UFB uptake jumps 42%

ICT Minister Amy Adams

ICT Minister Amy Adams latest UFB uptake report says 320,000 end users now have access to Ultrafast Broadband (UFB) fibre - and increase of 21,000 in the three months to September 30.

The number who have chosen to actually subscribe to a UFB plan rose from just under 10,000 to more than 14,000 during the period.    

That means UFB uptake has increased from a miserable 3% of those who have fibre within reach to a slightly-less-miserable 4%.

Ms Adams says the numbers are as the government and Crown Fibre Holdings expected at this point in the 10-year rollout. 

The minister says in addition, under the Rural Broadband Initiative (RBI), more 137,000 rural homes and businesses now have access to fast wireless broadband, and about 56,000 rural homes and businesses have access to improved copper broadband services. Actual connection numbers haven't been given in any of the minister's quarterly reports.

The September quarter captures a period of increased UFB-related marketing by Telecom (which holds around 50% retail share in the ISP market), but not Vodafone's UFB launch.

Earlier, Chorus CEO Mark Ratcliffe told NBR "We’d all like it to be faster."

"I suspect we’ll see the competitive dynamic changing a bit when Vodafone’s in the market. When you’ve got the big two retailers going head-to-head, competition drives greater demand.

Chorus is responsible for around 70% of the UFB rollout by premise.

Vodafone's UFB launch - which began October 4 - will be captured in Ms Adams next quarterly report.

Another problem identified by Mr Ratcliffe remains, however. People living down a right-of-way, or in an apartment building, face up to months of delays while Chorus locates then seeks permission from all owners involved. The Chorus CEO wants the government to amend the RMA to make UFB a designated service, meaning it could lay fibre up a right-of-way or into a multi-tenanted building straight away.

Questions also linger over what will happen once Chorus' $20 million free connection kitty runs out around the end of 2015, and where the independent inquiry into Chorus' finances and UFB capability commissioned by Ms Adams will lead.

RAW DATA: Quarterly Broadband Deployment Report (PDF)

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Once again the RMA is frustrating moving NZ forward. The government should amend the RMA immediately, and under urgency if necessary, to make fibre access down shared driveways and into apartment buildings a designated service, just like telephone lines ans electricity lines.

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What happens when Chorus are forced by big government to reduce their copper prices putting the company at risk (nobody seems to be denying anymore that such an action may put Chorus at risk, just whose fault it is)?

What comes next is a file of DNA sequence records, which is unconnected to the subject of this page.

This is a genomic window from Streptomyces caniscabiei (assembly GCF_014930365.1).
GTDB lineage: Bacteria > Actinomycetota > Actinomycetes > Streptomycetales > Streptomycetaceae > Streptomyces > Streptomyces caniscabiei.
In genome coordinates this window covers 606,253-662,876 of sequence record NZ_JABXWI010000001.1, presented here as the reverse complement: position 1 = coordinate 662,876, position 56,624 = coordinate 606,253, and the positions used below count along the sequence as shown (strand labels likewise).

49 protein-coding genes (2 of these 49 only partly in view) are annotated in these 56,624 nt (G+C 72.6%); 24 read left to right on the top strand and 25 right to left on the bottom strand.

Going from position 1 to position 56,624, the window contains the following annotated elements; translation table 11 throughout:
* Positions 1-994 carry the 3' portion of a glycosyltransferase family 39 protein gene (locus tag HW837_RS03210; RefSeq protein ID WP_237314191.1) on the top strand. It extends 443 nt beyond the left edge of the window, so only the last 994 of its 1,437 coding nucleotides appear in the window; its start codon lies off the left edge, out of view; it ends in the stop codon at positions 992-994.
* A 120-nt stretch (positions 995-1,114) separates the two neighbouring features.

Will we see fibre uptake going in reverse as those early adopters suddenly decide that they have been there, done that, and would now rather pay less (assuming the ISPs actually pass on any cost saving) in order to look at their facebook pages?

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Chorus bid for UFB business in full knowledge that the 2010 update to the Telecommunications Act included a move from retail-minus to cost-plus pricing , which ever pundit at the time say as likely to mean a big drop in the regulated price of copper - hence the three-year delay to allow Chorus to prepare for it.

Clearly the government or Chorus or both under-estimated the cost of rolling out fibre (and Chorus has already upped its estimate by $300 million). And the over-run is likely to get worse as pressure comes on for so-called "non-standard" installations (right-of-ways, apartments) to be free throughout the life of the 10-year project rather than just until the end of 2015 (among other cost pressures).

The government now has to decide whether it takes a soft, indirect route in helping Chorus (such as over-ruling the Commerce Commission to prop up the price of Chorus' near-monopoly copper line business); whether it overtly props up Chorus and the UFB by lending Chorus more money or buying more shares in the company (remembering it already has $928 million committed for non-voting shares and interest-free debt securities), or whether it takes a Tony Abbott-style path and scales back the UFB (across the Tasman, the National Broadband Network is being scaled back from fibre-to-the-premise to fibre-to-the-node, or neigbourhood).

Lastly, fibre isn't about connecting to your Facebook page faster. It's about being able to use cloud computing services in fast, reliable, practical fashion. In a couple of years, that's all business computing will be about - whether you're working from the office or remotely.

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OneTrack mind is about right - Internet is only about checking FaceBook according to OneTrack.
UFB was never about faster web browsing - it's about enabling advanced data services and rich content to the home. It's about so much more than web browsing. The possibilities are hard to grasp when these services are not yet offered.
Imagine bundled HD/UHD TV and UHD movie services coming down your fibre to your 4K TV. Imagine integrated TV and Internet access all on the one device at instant speeds. You actually need to have an imagination and a little technology background to understand the possibilities. The idea of 'downloads' and 'uploads' will be a thing of past as everything can be streamed at full consumption rate.

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